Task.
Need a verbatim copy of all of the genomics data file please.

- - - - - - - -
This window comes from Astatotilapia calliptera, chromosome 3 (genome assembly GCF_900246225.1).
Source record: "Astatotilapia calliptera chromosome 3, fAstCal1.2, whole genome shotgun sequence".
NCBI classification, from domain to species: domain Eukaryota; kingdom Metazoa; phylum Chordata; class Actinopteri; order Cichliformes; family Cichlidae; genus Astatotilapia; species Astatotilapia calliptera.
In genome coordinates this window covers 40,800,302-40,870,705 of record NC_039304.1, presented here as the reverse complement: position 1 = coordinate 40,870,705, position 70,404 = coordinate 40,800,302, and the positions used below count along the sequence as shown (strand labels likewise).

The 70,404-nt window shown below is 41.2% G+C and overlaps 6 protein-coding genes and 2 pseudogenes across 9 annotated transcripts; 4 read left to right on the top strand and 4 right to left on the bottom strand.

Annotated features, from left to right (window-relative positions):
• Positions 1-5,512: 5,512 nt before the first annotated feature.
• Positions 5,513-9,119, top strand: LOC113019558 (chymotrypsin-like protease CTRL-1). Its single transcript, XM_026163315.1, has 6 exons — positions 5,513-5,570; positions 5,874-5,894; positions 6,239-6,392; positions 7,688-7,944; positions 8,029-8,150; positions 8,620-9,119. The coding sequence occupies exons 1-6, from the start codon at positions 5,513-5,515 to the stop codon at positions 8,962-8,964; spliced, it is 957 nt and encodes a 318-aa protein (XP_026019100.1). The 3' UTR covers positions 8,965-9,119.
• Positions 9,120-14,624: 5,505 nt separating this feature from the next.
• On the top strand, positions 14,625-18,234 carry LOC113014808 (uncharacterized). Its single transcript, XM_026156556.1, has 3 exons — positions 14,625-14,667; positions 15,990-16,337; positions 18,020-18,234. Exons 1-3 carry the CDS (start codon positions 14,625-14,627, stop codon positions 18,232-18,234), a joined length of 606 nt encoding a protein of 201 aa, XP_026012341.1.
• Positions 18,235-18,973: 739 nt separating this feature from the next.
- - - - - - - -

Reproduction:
This window comes from Astatotilapia calliptera, chromosome 3 (genome assembly GCF_900246225.1).
Source record: "Astatotilapia calliptera chromosome 3, fAstCal1.2, whole genome shotgun sequence".
NCBI classification, from domain to species: domain Eukaryota; kingdom Metazoa; phylum Chordata; class Actinopteri; order Cichliformes; family Cichlidae; genus Astatotilapia; species Astatotilapia calliptera.
In genome coordinates this window covers 40,800,302-40,870,705 of record NC_039304.1, presented here as the reverse complement: position 1 = coordinate 40,870,705, position 70,404 = coordinate 40,800,302, and the positions used below count along the sequence as shown (strand labels likewise).

The 70,404-nt window shown below is 41.2% G+C and overlaps 6 protein-coding genes and 2 pseudogenes across 9 annotated transcripts; 4 read left to right on the top strand and 4 right to left on the bottom strand.

Annotated features, from left to right (window-relative positions):
• Positions 1-5,512: 5,512 nt before the first annotated feature.
• Positions 5,513-9,119, top strand: LOC113019558 (chymotrypsin-like protease CTRL-1). Its single transcript, XM_026163315.1, has 6 exons — positions 5,513-5,570; positions 5,874-5,894; positions 6,239-6,392; positions 7,688-7,944; positions 8,029-8,150; positions 8,620-9,119. The coding sequence occupies exons 1-6, from the start codon at positions 5,513-5,515 to the stop codon at positions 8,962-8,964; spliced, it is 957 nt and encodes a 318-aa protein (XP_026019100.1). The 3' UTR covers positions 8,965-9,119.
• Positions 9,120-14,624: 5,505 nt separating this feature from the next.
• On the top strand, positions 14,625-18,234 carry LOC113014808 (uncharacterized). Its single transcript, XM_026156556.1, has 3 exons — positions 14,625-14,667; positions 15,990-16,337; positions 18,020-18,234. Exons 1-3 carry the CDS (start codon positions 14,625-14,627, stop codon positions 18,232-18,234), a joined length of 606 nt encoding a protein of 201 aa, XP_026012341.1.
• Positions 18,235-18,973: 739 nt separating this feature from the next.